In our search for justice we have also turned to the Israeli High Court, which despite refusing to take on the issue of settlements, was willing to take on the issue of the wall. In its ruling, the court has pronounced the path of the wall on our land illegal, and pointed to the fact that it was planned to allow the expansion of the neighboring settlement, Modi’in Illit. It had also ordered the rerouting of this wall in a less harmful way, that will return *some* of our lands back.

It has been two years now since this ruling, and even this very partial change, had not yet materialized. The wall remains on our land, in its original path. Meanwhile, the settlement behind this wall continues to grow, in clear Israeli contempt of international law. Obama or no Obama the construction of 84 new residential units was approved just last month by Ehud Bark, the Israeli minister of defense.

In turning abroad, to the Canadian court today, and to others in the future, we hope to find a way to breach Israeli impunity; to find a way to realize justice and our rights. It is a way for us to sustain our belief in civic and grassroots action, and hope that our sacrifices have not been in vain.

Thank you all for coming here today

* Mohammed Khatib Bil’in is the secretary of Bil’in’s Village Council and a leading member of Bil’in’s Popular Committee Against the Wall and Settlements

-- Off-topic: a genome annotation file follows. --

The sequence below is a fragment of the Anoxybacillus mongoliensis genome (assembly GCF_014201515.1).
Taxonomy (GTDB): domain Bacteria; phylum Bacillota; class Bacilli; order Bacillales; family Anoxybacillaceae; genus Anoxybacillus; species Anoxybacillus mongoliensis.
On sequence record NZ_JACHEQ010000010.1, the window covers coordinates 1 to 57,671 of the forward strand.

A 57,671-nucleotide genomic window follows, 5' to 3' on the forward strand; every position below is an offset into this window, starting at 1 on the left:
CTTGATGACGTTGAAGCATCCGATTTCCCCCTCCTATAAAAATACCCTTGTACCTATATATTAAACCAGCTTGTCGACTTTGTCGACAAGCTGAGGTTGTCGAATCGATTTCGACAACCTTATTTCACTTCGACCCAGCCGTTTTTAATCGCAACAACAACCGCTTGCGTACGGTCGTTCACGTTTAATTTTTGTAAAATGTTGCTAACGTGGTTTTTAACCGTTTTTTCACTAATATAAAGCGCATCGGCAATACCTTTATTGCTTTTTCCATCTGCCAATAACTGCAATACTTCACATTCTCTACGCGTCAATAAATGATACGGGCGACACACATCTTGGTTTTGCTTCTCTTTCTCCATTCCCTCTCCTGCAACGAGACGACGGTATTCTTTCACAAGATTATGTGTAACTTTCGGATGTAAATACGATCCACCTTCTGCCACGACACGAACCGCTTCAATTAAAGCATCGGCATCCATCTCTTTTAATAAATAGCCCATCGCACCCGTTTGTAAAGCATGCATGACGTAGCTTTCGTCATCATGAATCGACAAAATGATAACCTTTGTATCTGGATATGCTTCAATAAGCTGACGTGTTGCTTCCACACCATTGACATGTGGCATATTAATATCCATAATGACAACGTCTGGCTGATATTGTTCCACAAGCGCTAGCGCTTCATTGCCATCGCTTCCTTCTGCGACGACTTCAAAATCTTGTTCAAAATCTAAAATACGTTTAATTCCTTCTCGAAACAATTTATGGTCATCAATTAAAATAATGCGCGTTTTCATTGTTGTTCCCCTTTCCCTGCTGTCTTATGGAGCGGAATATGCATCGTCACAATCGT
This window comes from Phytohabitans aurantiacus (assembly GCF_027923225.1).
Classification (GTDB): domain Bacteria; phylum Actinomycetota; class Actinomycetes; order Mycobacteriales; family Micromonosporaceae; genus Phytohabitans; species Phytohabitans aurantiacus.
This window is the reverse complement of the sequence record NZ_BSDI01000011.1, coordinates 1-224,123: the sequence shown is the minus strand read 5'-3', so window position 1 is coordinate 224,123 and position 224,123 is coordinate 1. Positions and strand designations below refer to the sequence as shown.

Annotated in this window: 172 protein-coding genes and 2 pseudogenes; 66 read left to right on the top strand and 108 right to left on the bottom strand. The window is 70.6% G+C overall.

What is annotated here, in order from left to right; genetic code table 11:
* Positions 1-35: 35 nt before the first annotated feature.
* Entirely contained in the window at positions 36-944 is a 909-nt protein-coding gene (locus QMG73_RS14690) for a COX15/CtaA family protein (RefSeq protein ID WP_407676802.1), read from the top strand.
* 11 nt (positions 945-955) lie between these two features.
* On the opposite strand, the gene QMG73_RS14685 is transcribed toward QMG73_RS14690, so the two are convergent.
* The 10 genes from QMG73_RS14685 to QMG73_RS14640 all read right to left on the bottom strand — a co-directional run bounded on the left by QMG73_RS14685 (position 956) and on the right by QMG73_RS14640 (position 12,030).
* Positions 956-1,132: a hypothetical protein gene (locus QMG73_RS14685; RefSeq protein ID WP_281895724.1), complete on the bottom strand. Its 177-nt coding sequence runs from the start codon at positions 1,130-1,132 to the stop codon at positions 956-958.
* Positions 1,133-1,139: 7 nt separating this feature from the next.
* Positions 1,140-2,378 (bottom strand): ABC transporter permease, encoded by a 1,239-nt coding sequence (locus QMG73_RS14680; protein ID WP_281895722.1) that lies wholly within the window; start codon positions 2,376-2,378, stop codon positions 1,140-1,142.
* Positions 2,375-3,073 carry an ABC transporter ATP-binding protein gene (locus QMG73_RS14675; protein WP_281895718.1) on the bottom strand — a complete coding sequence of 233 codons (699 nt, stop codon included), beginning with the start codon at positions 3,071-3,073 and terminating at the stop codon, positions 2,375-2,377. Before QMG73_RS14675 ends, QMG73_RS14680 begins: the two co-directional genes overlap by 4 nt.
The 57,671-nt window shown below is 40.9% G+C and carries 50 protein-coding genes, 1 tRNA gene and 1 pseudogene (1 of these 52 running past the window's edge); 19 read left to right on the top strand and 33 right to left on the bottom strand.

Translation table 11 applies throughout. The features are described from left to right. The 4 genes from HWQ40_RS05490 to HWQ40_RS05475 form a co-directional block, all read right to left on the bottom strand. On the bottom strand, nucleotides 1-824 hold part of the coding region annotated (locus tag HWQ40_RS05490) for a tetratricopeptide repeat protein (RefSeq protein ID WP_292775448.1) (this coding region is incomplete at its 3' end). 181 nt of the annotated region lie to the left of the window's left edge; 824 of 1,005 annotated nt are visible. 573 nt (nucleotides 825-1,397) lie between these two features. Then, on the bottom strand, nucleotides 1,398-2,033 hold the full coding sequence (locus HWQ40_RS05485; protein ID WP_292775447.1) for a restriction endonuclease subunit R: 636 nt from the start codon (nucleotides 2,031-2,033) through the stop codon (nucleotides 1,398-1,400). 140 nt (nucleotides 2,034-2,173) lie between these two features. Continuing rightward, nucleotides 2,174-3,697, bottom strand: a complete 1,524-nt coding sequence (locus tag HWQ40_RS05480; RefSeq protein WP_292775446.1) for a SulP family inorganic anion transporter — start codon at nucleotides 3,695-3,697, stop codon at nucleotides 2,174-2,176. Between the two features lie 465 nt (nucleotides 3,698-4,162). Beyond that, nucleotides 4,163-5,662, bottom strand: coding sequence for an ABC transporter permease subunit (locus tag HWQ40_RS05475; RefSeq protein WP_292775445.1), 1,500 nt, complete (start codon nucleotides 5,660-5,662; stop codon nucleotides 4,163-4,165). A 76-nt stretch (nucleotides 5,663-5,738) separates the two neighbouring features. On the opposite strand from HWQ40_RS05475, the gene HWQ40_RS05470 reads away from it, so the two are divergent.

Al-Haq is disappointed that its representatives could not be here to join you in this press conference due to the policies of the Israeli occupation. While these policies impact us on a daily basis, we will never accept them, as the people of Bil’in will never accept the theft of their land.

Al-Haq is privileged to have the chance to fight for justice alongside the resilient villagers of Bil’in and the brave legal team of Mr. Sfard and Mr. Arnold. As long as we continue to pursue justice there will be hope for Bil’in, as well as all Palestinians struggling for their right to self-determination.

This case is another example of that pursuit for justice. We are confident in the appeal, as it is clear that the Israeli judicial system cannot serve as the forum for achieving justice for Palestinians.

We stand ready to raise the issue of corporate accountability and work with lawyers anywhere in the world to hold corporations accountable for their complicity in the policies of the Israeli occupation and the breaches of international humanitarian law in the occupied Palestinian territory.

* Al-Haq is a Palestinian human rights organization
Al-Haq is an independent Palestinian non-governmental human rights organisation based in Ramallah, West Bank, which holds a special consultative status with the United Nations Economic and Social Council. http://www.alhaq.org